EMV to come to the US?
In September 2009, the Aite Group conducted an online survey of over 1,000 international travelers that reside in the US This survey investigates not only the type of issues travelers may have faced while paying abroad, but their subsequent reactions and changes in behavior. Findings include:
- Nearly half of US cardholders visiting Western Europe, Asia Pacific, The Middle East or Central Europe in the last four years have experienced some form of problem using US issued payment cards.
- Two thirds of these problems could be directly addressed by US card issuers.
- An estimated 9.7 million US cardholders experienced issues with card payments abroad in 2008.
- Two thirds of cardholders that travel outside the US would be interested in a product that made their card payment experience similar to what they are used to in the US However, of this group, only a quarter would be prepared to pay “a reasonable fee” for special benefits and capabilities.
With nearly half of US travelers reporting problems with their magnetic stripe cards abroad, the need for a globally accepted EMV card has never been more urgent. However, rather than interpreting this need as an insurmountable challenge, card issuers should view it as a tremendous opportunity to acquire new cardholders, grow revenue and gain top of wallet status with existing cardholders.
Now, the first US financial institution to issue EMV chip cards, the United Nations Federal Credit Union (UNFCU), explained how it is responding to the needs of its international travelers, and Wal-Mart, the largest US company, strongly advocated a move to chip and PIN.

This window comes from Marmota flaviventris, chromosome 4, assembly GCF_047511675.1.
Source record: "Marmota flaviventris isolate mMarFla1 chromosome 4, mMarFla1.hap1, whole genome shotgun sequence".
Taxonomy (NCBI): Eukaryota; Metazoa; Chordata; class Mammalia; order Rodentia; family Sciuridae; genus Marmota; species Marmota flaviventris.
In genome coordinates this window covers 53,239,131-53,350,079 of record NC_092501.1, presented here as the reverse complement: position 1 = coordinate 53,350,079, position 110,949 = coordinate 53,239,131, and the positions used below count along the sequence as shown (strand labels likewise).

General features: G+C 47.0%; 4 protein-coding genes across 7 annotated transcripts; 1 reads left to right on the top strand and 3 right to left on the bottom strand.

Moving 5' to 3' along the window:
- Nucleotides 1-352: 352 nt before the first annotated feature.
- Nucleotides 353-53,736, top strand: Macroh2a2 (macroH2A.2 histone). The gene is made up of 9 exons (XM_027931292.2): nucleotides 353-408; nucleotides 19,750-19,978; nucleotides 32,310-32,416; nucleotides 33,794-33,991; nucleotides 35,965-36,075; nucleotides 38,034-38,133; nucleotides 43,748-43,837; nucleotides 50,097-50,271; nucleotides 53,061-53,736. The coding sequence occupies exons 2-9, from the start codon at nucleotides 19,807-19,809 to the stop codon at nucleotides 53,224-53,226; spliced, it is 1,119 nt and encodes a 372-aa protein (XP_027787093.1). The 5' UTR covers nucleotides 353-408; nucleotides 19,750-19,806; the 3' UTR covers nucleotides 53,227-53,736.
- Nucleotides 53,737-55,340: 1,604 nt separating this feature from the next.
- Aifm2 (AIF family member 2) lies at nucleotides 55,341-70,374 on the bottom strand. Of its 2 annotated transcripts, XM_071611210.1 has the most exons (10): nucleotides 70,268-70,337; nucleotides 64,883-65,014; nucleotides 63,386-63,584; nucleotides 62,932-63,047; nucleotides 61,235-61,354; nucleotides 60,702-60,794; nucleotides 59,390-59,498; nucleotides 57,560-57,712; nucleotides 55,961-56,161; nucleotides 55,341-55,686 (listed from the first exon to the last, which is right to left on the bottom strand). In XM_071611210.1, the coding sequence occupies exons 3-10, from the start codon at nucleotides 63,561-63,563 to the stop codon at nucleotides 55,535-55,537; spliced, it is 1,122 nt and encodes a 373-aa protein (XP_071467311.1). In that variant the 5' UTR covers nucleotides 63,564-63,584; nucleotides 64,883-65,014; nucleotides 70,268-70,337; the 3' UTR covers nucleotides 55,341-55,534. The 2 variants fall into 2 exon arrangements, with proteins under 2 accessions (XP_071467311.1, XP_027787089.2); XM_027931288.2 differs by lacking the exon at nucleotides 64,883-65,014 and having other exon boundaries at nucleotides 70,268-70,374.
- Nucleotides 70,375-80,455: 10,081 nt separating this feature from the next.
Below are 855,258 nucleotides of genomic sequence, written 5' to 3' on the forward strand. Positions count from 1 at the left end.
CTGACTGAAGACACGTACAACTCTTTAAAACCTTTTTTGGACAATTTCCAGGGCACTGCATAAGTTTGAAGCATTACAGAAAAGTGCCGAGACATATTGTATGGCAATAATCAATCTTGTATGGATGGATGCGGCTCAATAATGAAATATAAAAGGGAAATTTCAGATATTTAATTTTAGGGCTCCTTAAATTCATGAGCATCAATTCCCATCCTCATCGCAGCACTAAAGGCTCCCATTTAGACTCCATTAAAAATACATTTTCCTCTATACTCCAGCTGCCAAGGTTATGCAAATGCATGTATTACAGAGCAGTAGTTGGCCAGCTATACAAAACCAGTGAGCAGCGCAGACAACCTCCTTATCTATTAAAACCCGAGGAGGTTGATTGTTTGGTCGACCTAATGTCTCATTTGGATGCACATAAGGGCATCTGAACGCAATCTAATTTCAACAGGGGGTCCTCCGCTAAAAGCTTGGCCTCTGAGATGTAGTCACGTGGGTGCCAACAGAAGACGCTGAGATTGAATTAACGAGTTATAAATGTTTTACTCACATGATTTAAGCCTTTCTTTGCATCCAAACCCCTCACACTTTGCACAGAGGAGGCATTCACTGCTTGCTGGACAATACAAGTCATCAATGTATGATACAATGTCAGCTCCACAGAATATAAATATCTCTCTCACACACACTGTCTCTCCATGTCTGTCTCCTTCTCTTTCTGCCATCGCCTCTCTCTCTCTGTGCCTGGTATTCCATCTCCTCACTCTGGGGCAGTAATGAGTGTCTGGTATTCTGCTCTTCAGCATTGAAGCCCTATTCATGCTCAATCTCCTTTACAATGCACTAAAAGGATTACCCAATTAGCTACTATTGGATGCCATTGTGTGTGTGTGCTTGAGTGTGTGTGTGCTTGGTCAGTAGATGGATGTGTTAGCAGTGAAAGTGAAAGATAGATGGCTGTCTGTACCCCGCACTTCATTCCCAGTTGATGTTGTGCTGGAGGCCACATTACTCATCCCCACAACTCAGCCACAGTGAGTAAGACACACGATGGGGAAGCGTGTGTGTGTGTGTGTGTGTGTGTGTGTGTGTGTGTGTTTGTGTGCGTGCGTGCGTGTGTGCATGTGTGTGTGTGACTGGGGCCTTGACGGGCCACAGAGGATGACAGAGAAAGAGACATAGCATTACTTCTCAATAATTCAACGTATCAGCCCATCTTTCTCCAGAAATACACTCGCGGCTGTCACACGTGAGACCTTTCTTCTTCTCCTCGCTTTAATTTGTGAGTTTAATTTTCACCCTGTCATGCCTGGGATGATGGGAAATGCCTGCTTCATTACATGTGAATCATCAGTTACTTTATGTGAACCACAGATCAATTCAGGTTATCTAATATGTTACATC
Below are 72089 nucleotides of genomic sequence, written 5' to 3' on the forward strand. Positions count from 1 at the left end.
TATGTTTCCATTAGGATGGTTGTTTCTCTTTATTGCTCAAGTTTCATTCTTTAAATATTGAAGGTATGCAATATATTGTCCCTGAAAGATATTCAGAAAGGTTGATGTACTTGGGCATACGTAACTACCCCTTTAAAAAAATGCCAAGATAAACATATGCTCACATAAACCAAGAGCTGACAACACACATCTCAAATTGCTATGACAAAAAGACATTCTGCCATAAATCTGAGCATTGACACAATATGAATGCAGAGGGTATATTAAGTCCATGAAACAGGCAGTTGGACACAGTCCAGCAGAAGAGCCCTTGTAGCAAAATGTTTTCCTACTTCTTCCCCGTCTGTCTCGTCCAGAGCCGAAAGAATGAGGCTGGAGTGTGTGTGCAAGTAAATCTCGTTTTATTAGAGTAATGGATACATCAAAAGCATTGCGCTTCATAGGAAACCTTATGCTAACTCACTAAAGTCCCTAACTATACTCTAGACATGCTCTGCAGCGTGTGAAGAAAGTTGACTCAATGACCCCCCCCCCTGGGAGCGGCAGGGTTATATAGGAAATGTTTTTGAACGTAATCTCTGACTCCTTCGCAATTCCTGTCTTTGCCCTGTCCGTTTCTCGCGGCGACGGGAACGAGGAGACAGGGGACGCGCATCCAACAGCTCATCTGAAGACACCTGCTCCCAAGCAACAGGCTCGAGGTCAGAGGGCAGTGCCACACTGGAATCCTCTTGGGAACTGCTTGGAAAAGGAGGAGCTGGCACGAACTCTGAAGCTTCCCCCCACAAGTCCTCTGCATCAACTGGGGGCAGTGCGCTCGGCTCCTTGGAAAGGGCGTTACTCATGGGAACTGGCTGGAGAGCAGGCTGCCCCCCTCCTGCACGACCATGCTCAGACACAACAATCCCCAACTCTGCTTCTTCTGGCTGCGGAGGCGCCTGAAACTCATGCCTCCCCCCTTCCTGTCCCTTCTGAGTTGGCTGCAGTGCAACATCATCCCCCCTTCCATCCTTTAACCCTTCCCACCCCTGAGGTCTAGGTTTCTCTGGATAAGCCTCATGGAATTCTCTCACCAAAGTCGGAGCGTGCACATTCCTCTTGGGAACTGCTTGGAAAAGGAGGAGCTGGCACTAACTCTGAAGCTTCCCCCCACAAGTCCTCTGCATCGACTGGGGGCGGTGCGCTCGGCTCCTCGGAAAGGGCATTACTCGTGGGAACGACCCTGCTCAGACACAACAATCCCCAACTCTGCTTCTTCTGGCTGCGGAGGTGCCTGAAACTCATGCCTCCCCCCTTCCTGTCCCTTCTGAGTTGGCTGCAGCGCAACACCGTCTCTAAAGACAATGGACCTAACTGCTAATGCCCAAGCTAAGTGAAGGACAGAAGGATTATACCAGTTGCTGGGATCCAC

Merrill Halpern, card services manager at UNFCU, explained that since so many of their members travel internationally, they had many customers asking them to provide a card that would be interoperable in countries that have implemented EMV. To address these concerns, UNFCU is introducing a contact EMV card for its elite cardholders, and plans to evolve into dual contact/contactless technology (cf. Smart Insights Weekly #10-20).
Wal-Mart is also interested in moving to EMV for security reasons. Wal-Mart already has 100% of its payment system hardware equipped to accept EMV Chip and PIN, and is finalizing the software programs for these devices.
Dodd Roberts, president and CEO of the Merchant Advisory Group, said the large retailers who are his organization's members are asking that all of the payment industry stakeholders come together to set a direction toward EMV in the US that does not require multiple stages of investment in interim solutions.
Robert Carr, CEO of Heartland Payment Systems, expressed his view that payment with mobile handsets will drive the country to EMV, citing its popularity on the college campuses for which Heartland provides processing. Since that requires an evolution in the payment systems that will take many years, he argues, and in the meantime there are eight million merchants in America that need protection now, Carr's organization is beginning to deploy end-to-end encryption as a way to provide his merchant customers with an immediate solution.
However some analysts said that most US issuers are loath to disrupt the existing model because, according to Wal-Mart, if EMV was to become commonplace in this country, they would lose significant revenue on signature-based credit and debit card interchange fees.
Another problem for US financial institutions to switch to the Chip-and-PIN standard is the cost. According to the consulting firm Javelin Strategy & Research, the industry should pay about US$ 8.6 billion (EUR 7 billion) to convert to EMV.